This exploitation continued for several years. As it did the family grew bolder, branching out its operation to reach more authors, those beyond the boundaries of New York.
Stories began to circulate among writers as they began to receive identically worded, ingratiating letters from a correspondent claiming to be the author’s greatest fan and sending a box of books to be inscribed personally before being returned.
Some writers began noticing the ‘fan’ would then write a follow-up letter some months later, sending another batch of books to be inscribed, often including copies of titles the author remembered signing previously.
Authors began to dislike it, feel manipulated, deceived and exploited. Several undertook to go along to bookshops and signing all their books in each store.
Booksellers eventually recognised the fraud of these ‘signed presentation’ copies. Whereas a plain signed book carried no such taint.
Collectors began to absorb the preference for plain signed books the booksellers now favoured, although they did not realise it was only the books inscribed to this family’s members which were ‘tainted.’
The public’s perception (wrongly) grew that all inscribed books were now less desirable than those which were simply just signed by the author.
The whole episode created a self-fulfilling prophecy: if collectors’ value inscribed books less than books which just have the authors signature, for whatever reason, it becomes far more difficult to sell inscribed books than those which are signed…. The perception of which is, it ‘proves’ inscribed books are less valuable…. and so, the merry goes around.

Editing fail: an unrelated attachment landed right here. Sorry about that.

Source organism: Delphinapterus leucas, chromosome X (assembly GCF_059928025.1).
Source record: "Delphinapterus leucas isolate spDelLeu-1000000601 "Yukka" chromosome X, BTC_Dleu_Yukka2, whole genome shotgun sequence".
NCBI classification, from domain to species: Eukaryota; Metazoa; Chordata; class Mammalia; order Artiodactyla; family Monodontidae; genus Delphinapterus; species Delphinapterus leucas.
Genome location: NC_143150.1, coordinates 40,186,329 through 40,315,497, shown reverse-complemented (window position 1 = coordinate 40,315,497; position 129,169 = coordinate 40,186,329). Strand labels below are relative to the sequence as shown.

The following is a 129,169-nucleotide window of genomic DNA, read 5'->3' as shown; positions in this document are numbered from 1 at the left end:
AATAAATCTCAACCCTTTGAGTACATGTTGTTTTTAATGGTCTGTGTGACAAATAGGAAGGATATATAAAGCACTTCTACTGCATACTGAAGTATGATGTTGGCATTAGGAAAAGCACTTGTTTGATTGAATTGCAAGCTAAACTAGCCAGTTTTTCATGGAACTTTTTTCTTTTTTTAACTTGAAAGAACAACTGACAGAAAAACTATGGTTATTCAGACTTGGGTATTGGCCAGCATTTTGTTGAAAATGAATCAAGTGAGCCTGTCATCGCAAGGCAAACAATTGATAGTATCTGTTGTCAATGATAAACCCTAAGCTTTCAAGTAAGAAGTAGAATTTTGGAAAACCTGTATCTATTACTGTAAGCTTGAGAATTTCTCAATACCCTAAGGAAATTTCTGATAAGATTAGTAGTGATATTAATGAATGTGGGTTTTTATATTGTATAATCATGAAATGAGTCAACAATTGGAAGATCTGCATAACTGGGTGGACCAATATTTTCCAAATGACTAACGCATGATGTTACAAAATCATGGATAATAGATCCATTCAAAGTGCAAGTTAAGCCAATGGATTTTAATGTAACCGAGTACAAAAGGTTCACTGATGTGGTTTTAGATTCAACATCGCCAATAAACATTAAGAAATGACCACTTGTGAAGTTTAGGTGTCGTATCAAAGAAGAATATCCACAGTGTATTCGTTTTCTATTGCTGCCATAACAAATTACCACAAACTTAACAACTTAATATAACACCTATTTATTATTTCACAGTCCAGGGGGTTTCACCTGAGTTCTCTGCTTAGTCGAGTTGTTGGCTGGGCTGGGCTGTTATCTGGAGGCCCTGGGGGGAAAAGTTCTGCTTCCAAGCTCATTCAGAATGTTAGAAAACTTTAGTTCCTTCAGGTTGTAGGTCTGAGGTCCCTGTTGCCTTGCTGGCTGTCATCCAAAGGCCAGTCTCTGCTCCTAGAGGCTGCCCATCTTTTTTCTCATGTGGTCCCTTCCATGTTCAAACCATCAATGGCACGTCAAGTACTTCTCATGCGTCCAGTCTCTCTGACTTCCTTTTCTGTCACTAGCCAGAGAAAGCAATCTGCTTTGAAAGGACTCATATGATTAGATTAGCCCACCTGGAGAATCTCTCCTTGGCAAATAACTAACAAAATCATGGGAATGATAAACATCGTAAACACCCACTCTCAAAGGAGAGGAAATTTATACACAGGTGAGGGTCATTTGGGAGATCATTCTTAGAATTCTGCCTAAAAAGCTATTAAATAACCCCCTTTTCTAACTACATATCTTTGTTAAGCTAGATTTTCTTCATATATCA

Such a view not only defies long-established historical precedent it also diminishes and demeans collecting.
Not only can a presentation copy, to an unknown third party ‘turn into’ an association copy (after a little research), but a collector’s own copy can become an association copy if the collector stays with it long enough and seriously enough for the collection to become recognisably important.
Hemingway’s first bibliographer was Louis Cohen, a fan and book collector.
A Hemingway book inscribed to Cohen would, at the time, be a simple presentation copy to a person of no particular consequence.
Today, it would be viewed as a highly desirable association copy.
Similarly, if Carl Peterson managed to get Faulkner to inscribe a book to him, it would now be viewed as a major association copy.
The time-honoured practise of identifying books from an important collection, ‘the Doheny copy‘ or ‘the Bradley Martin copy,‘ for example, underscores collectors themselves can become significant figures.
Perhaps, most telling in terms of underlying values is the cases of long-dead authors like Hemingway, Fitzgerald, Faulkner, Steinbeck, Joyce, it is true a presentation copy has a higher value in the marketplace than one which is just signed.
They are more interesting, they can provoke interesting questions leading to discovery, which is one of the pleasures of collecting and ‘the more writing by the author in the book, the better’ is still generally the accepted truth in this market.
Now, this is where it matters to you most…
Since we do not know, cannot predict or even guess who will be part of the next generation of Faulkners, Hemingway’s, James Joyce’s or even Stephen Kings, is there any reason different criteria should apply to the inscriptions of we contemporary authors than to those we now deem as ‘classic’?
I don’t think so.
Therefore, I suggest you take your book signings very seriously indeed, because one of those people may well be you, or me, or… maybe it will be the author who just inscribed your copy of their new book.
Keep Happy, Paul.